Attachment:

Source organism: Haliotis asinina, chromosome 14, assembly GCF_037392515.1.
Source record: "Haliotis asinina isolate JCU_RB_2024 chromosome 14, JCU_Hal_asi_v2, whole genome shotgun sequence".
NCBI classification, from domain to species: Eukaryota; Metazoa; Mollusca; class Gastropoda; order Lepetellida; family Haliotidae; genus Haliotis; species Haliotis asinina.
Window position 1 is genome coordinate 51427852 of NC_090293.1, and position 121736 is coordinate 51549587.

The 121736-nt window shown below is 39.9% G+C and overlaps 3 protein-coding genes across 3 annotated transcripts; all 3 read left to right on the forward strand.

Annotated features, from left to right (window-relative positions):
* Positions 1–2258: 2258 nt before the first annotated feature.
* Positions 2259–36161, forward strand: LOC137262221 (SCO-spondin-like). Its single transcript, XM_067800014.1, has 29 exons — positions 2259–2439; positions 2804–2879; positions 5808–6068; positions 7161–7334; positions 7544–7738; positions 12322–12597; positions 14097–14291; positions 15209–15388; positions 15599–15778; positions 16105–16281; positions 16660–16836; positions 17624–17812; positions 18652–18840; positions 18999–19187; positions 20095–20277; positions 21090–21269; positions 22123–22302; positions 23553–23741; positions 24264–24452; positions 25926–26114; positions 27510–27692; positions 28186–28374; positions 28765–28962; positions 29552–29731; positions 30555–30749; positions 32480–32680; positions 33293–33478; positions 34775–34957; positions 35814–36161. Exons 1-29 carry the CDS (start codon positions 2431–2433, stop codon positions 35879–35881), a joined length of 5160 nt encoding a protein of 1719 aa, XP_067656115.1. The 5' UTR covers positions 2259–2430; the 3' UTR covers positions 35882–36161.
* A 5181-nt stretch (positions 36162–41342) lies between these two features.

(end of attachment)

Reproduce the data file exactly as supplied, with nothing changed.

Source organism: Haliotis asinina, chromosome 14, assembly GCF_037392515.1.
Source record: "Haliotis asinina isolate JCU_RB_2024 chromosome 14, JCU_Hal_asi_v2, whole genome shotgun sequence".
NCBI classification, from domain to species: Eukaryota; Metazoa; Mollusca; class Gastropoda; order Lepetellida; family Haliotidae; genus Haliotis; species Haliotis asinina.
Window position 1 is genome coordinate 51427852 of NC_090293.1, and position 121736 is coordinate 51549587.

The 121736-nt window shown below is 39.9% G+C and overlaps 3 protein-coding genes across 3 annotated transcripts; all 3 read left to right on the forward strand.

Annotated features, from left to right (window-relative positions):
* Positions 1–2258: 2258 nt before the first annotated feature.
* Positions 2259–36161, forward strand: LOC137262221 (SCO-spondin-like). Its single transcript, XM_067800014.1, has 29 exons — positions 2259–2439; positions 2804–2879; positions 5808–6068; positions 7161–7334; positions 7544–7738; positions 12322–12597; positions 14097–14291; positions 15209–15388; positions 15599–15778; positions 16105–16281; positions 16660–16836; positions 17624–17812; positions 18652–18840; positions 18999–19187; positions 20095–20277; positions 21090–21269; positions 22123–22302; positions 23553–23741; positions 24264–24452; positions 25926–26114; positions 27510–27692; positions 28186–28374; positions 28765–28962; positions 29552–29731; positions 30555–30749; positions 32480–32680; positions 33293–33478; positions 34775–34957; positions 35814–36161. Exons 1-29 carry the CDS (start codon positions 2431–2433, stop codon positions 35879–35881), a joined length of 5160 nt encoding a protein of 1719 aa, XP_067656115.1. The 5' UTR covers positions 2259–2430; the 3' UTR covers positions 35882–36161.
* A 5181-nt stretch (positions 36162–41342) lies between these two features.